Pensions  

Rowanmoor launches Sipp single investment option

Rowanmoor launches Sipp single investment option

Rownamoor Group has launched a new single investment option for its post-April 2015 self-invested personal pension, FTAdviser can reveal.

The new option is designed to complement the bespoke full investment Sipp, by meeting the needs of clients who favour a simpler investment portfolio with lower fees.

The firm said the new single investment option was designed for clients looking to invest in a managed portfolio with a discretionary fund manager, stock broker, fund platform or a basic direct single investment, such as a bank or building society account, trustee investment plan or pension policy.

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Robert Graves, head of pensions technical services, explained that the pricing structure was a lot more competitive than the full investment.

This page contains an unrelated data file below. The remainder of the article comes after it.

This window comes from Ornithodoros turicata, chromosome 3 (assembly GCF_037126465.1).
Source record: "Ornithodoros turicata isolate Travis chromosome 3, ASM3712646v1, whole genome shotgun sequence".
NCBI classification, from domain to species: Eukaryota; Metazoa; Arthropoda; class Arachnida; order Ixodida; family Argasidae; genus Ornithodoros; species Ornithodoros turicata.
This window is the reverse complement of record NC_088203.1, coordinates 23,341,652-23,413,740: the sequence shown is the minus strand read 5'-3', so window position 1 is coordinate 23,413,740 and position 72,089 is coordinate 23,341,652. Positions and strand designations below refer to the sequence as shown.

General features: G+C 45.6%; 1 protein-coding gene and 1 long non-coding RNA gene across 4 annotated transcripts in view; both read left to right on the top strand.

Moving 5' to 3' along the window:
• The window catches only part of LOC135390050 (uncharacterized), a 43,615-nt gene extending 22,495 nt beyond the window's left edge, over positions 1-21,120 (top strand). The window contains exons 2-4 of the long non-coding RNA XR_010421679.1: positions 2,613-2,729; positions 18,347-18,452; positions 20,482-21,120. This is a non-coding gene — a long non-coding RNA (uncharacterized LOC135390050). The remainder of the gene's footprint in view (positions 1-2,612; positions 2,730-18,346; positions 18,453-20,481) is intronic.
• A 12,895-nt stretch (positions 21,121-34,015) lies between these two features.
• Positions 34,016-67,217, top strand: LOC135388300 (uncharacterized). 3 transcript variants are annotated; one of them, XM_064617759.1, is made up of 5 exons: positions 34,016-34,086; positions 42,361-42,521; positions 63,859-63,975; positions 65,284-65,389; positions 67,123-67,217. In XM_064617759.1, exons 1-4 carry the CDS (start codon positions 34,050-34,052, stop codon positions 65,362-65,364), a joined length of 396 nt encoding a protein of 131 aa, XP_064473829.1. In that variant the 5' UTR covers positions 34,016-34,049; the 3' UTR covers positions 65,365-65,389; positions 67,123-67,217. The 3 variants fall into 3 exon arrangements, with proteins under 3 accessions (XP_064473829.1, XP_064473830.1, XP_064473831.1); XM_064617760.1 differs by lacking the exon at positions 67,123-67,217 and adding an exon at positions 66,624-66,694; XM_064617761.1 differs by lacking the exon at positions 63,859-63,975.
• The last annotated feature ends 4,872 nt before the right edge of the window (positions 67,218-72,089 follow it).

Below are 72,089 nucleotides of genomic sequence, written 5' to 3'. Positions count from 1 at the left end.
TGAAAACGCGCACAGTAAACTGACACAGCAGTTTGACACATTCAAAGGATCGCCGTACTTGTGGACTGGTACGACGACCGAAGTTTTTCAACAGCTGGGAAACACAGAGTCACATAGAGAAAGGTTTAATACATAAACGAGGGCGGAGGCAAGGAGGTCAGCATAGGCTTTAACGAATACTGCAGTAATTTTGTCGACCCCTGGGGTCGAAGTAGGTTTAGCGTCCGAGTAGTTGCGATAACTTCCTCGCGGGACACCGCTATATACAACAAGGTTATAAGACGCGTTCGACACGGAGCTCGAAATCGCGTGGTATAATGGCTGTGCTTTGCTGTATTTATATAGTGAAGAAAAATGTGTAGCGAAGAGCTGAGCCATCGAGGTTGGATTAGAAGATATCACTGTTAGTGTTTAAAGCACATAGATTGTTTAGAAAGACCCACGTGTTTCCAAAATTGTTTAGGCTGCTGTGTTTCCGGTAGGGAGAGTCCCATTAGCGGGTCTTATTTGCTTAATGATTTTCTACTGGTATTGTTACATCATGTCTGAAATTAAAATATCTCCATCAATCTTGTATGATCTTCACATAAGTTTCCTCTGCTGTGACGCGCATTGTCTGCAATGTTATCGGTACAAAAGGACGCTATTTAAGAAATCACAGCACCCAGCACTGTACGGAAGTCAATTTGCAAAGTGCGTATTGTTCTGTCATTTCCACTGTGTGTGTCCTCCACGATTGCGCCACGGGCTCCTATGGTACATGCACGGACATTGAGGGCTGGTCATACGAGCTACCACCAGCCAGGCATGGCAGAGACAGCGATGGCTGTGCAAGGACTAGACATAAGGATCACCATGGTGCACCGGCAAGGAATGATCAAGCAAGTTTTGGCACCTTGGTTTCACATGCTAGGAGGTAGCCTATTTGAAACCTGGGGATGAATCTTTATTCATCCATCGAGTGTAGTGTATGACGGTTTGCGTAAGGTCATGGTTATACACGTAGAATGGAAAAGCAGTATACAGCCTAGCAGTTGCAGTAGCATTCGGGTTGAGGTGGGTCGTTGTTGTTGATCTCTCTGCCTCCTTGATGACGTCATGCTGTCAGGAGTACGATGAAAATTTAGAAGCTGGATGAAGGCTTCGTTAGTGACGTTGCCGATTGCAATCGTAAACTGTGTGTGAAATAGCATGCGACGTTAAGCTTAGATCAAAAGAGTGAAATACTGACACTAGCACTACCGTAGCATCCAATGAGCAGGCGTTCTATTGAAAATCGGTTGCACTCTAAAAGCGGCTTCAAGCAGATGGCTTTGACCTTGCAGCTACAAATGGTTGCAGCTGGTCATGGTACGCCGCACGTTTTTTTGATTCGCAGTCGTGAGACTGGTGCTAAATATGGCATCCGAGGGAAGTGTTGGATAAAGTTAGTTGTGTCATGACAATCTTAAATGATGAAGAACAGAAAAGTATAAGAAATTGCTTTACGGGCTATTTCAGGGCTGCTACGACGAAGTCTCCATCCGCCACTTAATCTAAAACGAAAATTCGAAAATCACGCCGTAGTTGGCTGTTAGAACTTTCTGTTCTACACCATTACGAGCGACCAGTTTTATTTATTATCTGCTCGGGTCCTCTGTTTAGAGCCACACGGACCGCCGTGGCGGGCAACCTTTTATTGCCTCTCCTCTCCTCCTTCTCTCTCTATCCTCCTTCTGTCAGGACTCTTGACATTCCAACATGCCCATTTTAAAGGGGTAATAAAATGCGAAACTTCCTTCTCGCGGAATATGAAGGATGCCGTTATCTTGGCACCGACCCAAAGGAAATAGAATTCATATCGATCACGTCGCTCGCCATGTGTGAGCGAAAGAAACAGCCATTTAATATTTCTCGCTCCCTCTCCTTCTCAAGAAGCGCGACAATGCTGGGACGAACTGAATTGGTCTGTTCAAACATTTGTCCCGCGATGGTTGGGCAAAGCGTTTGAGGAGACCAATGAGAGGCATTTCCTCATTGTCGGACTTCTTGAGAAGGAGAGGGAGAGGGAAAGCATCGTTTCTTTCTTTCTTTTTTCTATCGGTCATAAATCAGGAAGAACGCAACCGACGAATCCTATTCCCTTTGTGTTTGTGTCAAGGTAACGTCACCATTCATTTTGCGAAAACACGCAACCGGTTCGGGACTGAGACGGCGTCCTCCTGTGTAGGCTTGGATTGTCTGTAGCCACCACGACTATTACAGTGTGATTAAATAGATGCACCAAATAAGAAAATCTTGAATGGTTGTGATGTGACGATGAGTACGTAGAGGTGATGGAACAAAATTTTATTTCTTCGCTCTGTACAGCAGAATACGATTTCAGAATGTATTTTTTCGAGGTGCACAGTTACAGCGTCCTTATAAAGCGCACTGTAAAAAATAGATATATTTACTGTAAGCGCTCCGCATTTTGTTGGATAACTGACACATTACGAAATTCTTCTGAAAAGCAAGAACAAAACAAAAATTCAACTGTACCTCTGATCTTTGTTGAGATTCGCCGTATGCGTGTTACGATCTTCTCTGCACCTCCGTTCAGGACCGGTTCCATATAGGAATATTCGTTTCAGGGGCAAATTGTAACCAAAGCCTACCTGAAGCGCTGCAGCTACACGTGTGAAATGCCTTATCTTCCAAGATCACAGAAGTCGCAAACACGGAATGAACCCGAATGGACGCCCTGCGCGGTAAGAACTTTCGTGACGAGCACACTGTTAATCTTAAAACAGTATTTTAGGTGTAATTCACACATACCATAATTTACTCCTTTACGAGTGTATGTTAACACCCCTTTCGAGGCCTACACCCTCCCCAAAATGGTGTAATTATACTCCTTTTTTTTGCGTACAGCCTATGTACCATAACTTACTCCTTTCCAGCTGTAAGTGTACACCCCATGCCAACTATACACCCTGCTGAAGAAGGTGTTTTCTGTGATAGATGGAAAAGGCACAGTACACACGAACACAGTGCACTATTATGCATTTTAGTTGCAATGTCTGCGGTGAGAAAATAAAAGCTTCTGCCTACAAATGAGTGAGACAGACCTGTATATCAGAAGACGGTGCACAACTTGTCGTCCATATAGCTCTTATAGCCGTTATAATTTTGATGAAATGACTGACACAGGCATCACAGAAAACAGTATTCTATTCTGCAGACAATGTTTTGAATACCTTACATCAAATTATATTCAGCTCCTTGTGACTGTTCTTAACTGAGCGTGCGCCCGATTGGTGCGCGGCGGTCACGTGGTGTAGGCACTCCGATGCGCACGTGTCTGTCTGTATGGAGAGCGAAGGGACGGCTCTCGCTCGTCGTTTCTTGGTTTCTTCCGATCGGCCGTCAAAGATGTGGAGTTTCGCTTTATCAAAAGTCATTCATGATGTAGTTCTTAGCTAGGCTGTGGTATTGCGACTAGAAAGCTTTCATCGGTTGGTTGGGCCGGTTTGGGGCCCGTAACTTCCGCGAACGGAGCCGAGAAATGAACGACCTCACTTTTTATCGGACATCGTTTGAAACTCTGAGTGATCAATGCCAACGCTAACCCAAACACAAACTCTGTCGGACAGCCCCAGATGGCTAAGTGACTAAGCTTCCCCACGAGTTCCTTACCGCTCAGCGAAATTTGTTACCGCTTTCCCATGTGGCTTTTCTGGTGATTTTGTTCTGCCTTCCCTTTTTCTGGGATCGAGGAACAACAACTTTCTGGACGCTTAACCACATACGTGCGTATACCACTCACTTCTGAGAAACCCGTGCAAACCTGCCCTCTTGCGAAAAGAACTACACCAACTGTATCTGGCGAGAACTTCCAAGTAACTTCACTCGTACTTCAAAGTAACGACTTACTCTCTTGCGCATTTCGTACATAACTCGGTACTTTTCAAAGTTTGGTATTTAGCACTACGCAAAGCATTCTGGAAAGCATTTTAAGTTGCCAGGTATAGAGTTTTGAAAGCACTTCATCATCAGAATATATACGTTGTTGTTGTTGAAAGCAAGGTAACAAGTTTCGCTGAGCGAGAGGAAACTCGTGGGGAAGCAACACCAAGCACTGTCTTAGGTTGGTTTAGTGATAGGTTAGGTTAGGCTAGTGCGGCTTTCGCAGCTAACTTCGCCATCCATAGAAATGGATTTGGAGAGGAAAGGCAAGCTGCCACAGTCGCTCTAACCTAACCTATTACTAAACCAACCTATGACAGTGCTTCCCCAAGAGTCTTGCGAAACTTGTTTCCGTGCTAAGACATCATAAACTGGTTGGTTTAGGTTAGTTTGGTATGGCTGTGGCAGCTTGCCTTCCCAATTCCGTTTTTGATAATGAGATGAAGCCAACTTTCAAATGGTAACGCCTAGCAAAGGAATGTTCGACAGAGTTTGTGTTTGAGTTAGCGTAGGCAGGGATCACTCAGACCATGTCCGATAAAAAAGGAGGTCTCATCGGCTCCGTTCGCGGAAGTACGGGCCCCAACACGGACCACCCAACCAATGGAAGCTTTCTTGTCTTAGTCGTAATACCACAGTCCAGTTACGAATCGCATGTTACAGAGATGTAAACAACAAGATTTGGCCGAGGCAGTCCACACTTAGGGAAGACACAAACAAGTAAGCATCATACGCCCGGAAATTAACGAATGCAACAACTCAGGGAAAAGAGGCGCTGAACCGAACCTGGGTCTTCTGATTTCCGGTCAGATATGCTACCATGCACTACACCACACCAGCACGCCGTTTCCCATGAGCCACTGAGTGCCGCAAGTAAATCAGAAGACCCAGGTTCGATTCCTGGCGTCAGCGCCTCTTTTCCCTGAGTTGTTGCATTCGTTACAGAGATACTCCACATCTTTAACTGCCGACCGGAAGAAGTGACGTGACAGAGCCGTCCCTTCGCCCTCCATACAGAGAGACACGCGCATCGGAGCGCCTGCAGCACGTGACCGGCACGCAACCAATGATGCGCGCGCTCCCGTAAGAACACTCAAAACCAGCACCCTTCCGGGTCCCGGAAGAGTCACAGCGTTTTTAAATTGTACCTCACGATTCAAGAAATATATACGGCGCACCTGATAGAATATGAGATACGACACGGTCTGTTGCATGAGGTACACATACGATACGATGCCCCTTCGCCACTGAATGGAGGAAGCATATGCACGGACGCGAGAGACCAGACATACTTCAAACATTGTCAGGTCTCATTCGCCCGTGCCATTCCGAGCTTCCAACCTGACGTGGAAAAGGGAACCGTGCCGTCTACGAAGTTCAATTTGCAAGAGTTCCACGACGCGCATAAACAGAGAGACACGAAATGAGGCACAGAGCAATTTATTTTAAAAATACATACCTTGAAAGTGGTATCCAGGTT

The set up fee for the new single investment Sipp is £100 compared to a Rowanmoor Pensions Sipp (full investment) at £325. The annual administration fee for the Rowanmoor Pensions Sipp (single investment) is £250 whilst the annual administration fee for the full Sipp is £480.

However, both offerings have no fee for an investment portfolio established with Sipp investment partners. The single Sipp has no fee for an investment portfolio established with non-Sipp investment partner and the investment portfolio established with non-Sipp investment partner for the full Sipp costs £50.

Mr Graves also said that over time the firm was seeing growth in the use of platforms as a way of investing, alongside discretionary fund managers using a variety of portfolios to get diversification through one source.

He stated that the addition of the single investment option was “a recognition that the market is moving more towards investment platforms and discretionary fund managers” as well as the “prospect of the new flexibilities adding the potential for more changes for people who may want to use the single investment instead of the full investment”.

Mr Graves commented that people may not take all their lump sum in one go, but may be more comfortable in a single investment Sipp to hold their fund until it becomes more tax favourable to draw out.

“We might well see beneficiaries who have inherited a fund - they may be more suitable to having a single investment,” he said, adding that only those products which qualify as simple investments will be allowed under the new wrapper.

ruth.gillbe@ft.com